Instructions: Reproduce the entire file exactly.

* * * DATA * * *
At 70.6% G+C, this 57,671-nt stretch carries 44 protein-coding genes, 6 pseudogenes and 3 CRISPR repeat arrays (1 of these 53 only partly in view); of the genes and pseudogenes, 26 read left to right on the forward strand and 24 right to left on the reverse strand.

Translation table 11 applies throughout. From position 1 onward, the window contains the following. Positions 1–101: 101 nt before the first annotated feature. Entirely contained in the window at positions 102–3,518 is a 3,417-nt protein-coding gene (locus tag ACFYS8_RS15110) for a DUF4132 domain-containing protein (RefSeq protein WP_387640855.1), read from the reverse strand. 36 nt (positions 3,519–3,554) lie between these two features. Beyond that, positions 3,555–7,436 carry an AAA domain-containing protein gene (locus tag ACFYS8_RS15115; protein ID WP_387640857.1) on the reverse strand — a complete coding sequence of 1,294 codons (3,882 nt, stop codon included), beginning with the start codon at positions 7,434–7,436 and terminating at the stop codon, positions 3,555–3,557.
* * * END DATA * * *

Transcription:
At 70.6% G+C, this 57,671-nt stretch carries 44 protein-coding genes, 6 pseudogenes and 3 CRISPR repeat arrays (1 of these 53 only partly in view); of the genes and pseudogenes, 26 read left to right on the forward strand and 24 right to left on the reverse strand.

Translation table 11 applies throughout. From position 1 onward, the window contains the following. Positions 1–101: 101 nt before the first annotated feature. Entirely contained in the window at positions 102–3,518 is a 3,417-nt protein-coding gene (locus tag ACFYS8_RS15110) for a DUF4132 domain-containing protein (RefSeq protein WP_387640855.1), read from the reverse strand. 36 nt (positions 3,519–3,554) lie between these two features. Beyond that, positions 3,555–7,436 carry an AAA domain-containing protein gene (locus tag ACFYS8_RS15115; protein ID WP_387640857.1) on the reverse strand — a complete coding sequence of 1,294 codons (3,882 nt, stop codon included), beginning with the start codon at positions 7,434–7,436 and terminating at the stop codon, positions 3,555–3,557.